The Epic Autumn Battle

The following opinion article was written by Justin Proctor; loving husband, resident of Sanibel, and longtime advocate for bringing some measure of sanity back into the world.

The summer heat and humidity has broken, the island is filled with migratory birds working their way south, and us year-rounders still feel like we have this place all to ourselves. This might very well be the best time of the year on Sanibel. It’s just so addictingly quiet and peaceful.

But that tranquility cannot last; oh no, it surely cannot! There have been enemies slowly sneaking up on us, and though the war they bring is an annual event, somehow we find ourselves inescapably surrounded time and time again.

Yet we are not defenseless! I can promise you that.

As those first leaves fall into our yards, hundreds of us run out to beat the hell out of them with a machine that can only be described as a weapon forged from the depths of hell itself. Little could the leaf army have known that mankind would have the ingenuity to fasten a jet turbine to the barrel of a cannon, ultimately creating a death machine to everything—and everyone—around it.

The leaves are blasted from lawn to street, street to ditch, ditch to driveway, and from driveway to a neighbor’s lawn. Once there, their torture begins anew. We could simply drive over them with a mower and mulch their nutrient-rich bodies into our nutrient-starved landscapes (a battle fought and won in mere minutes, by the way), but a clean and simple death for those unyielding leaves would be an unforgivable act of mercy. Only through an arduous, senseless beating of those leaves can we as a community find both camaraderie and purpose.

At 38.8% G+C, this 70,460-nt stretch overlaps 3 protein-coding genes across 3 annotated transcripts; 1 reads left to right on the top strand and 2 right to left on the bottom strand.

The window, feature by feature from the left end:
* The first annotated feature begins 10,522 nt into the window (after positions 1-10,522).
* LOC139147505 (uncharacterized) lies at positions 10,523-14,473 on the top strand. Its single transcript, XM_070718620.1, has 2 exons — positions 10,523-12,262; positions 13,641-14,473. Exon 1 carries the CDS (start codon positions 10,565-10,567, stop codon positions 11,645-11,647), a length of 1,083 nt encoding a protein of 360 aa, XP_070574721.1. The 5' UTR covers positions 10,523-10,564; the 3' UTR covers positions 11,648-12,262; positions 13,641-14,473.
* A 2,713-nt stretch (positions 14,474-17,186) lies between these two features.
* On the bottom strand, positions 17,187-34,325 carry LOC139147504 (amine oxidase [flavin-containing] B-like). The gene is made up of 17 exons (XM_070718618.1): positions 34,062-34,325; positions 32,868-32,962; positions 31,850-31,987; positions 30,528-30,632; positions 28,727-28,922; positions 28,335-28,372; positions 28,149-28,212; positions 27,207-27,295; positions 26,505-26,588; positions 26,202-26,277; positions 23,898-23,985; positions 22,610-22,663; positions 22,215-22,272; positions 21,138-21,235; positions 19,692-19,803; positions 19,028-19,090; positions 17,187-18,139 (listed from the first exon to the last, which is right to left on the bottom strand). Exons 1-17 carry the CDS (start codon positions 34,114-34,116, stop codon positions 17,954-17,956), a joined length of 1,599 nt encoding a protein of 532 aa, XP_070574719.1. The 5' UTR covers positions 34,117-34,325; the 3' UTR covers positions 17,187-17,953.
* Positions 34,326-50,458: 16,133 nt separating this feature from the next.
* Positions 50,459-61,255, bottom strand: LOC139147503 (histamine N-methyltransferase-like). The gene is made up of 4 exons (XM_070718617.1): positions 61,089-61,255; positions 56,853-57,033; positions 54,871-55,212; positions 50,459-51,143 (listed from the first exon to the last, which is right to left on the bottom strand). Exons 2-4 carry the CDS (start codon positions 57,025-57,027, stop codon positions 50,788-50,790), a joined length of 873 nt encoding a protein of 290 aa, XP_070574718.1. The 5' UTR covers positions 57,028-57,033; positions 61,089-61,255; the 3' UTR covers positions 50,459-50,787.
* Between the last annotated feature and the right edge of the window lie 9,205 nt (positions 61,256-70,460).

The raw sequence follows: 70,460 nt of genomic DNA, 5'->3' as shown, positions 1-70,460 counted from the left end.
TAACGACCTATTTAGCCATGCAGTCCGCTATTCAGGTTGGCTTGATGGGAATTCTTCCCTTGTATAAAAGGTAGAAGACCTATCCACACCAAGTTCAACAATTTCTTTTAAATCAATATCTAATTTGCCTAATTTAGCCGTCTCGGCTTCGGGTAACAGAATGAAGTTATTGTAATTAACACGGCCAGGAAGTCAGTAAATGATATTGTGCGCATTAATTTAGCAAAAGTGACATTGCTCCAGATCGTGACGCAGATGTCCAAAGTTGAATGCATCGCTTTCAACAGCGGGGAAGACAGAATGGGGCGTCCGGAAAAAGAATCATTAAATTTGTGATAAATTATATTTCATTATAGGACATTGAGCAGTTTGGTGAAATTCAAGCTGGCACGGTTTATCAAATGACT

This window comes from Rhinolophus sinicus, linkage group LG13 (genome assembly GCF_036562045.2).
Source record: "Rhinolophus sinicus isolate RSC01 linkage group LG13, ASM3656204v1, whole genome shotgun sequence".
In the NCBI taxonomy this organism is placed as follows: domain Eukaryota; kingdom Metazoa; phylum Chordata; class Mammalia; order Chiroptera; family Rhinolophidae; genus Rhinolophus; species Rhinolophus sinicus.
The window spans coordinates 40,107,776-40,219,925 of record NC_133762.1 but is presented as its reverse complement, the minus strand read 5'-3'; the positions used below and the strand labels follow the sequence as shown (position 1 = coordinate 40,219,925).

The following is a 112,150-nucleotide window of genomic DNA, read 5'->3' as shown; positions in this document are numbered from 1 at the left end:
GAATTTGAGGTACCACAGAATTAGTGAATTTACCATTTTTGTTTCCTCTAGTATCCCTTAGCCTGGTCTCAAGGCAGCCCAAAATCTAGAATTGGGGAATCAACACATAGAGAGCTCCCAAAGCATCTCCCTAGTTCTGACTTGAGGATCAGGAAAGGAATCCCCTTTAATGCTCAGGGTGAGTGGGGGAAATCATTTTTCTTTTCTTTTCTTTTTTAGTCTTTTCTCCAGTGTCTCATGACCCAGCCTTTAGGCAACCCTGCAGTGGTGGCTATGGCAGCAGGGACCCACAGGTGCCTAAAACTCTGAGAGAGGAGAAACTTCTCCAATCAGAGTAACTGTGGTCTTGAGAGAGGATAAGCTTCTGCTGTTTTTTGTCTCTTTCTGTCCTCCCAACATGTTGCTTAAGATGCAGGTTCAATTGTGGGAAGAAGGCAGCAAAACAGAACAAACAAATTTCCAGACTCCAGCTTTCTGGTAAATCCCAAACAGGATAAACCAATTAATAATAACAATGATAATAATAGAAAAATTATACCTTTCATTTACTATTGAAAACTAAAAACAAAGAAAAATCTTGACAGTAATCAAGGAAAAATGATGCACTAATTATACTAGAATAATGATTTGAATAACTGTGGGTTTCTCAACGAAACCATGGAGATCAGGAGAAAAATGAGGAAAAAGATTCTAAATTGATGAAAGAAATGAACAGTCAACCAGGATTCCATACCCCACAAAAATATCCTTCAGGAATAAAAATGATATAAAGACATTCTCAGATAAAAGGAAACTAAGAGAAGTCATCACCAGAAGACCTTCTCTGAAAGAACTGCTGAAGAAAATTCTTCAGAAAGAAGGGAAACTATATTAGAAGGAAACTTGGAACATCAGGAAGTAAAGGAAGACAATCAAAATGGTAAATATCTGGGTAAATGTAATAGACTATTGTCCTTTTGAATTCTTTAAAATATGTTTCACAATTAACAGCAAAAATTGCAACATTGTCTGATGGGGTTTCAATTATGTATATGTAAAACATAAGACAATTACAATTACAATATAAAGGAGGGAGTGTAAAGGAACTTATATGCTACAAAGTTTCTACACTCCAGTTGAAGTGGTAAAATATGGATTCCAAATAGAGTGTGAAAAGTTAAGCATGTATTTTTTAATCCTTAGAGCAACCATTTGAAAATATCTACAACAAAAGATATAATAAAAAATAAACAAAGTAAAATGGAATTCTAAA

But despite our technological prowess, this is a battle hard to win, dragging on day and night, month after month. As always, casualties on both sides will be high. Friends and neighbors will be forced to flee, deafened by the roar of artillery and choked by the ensuing dust storms. Nature preserves will be emptied as the wildlife scatters to look for refuge from the fallout. And yes, many leaves will die. They will anyhow, of course, even before they hit our lawns, but now they will die as we choose for them to die: either floating lifelessly down our canals, food for our beloved algal blooms, or wrapped up in layers and layers of plastic by the street’s edge, to be carted off to God only knows where and for God only knows what reason.

But it will all be worth it, because we will have won!. . . Won’t we?

EDITOR’S NOTE: Sanibel City Councilman Jason Maughan is on the council agenda to lead a discussion on a proposed ordinance regulating gas-powered leaf blowers at the council meeting Wednesday, Oct. 2, at City Hall, 800 Dunlop Rd.

Comments (2)

  1. Great article. Just hope the council follows through with this every day distraction.

    • Thank you for your article. You successfully
      linked bad water and bad air. Without clean air we will not have clean water.

      Maryann Bell

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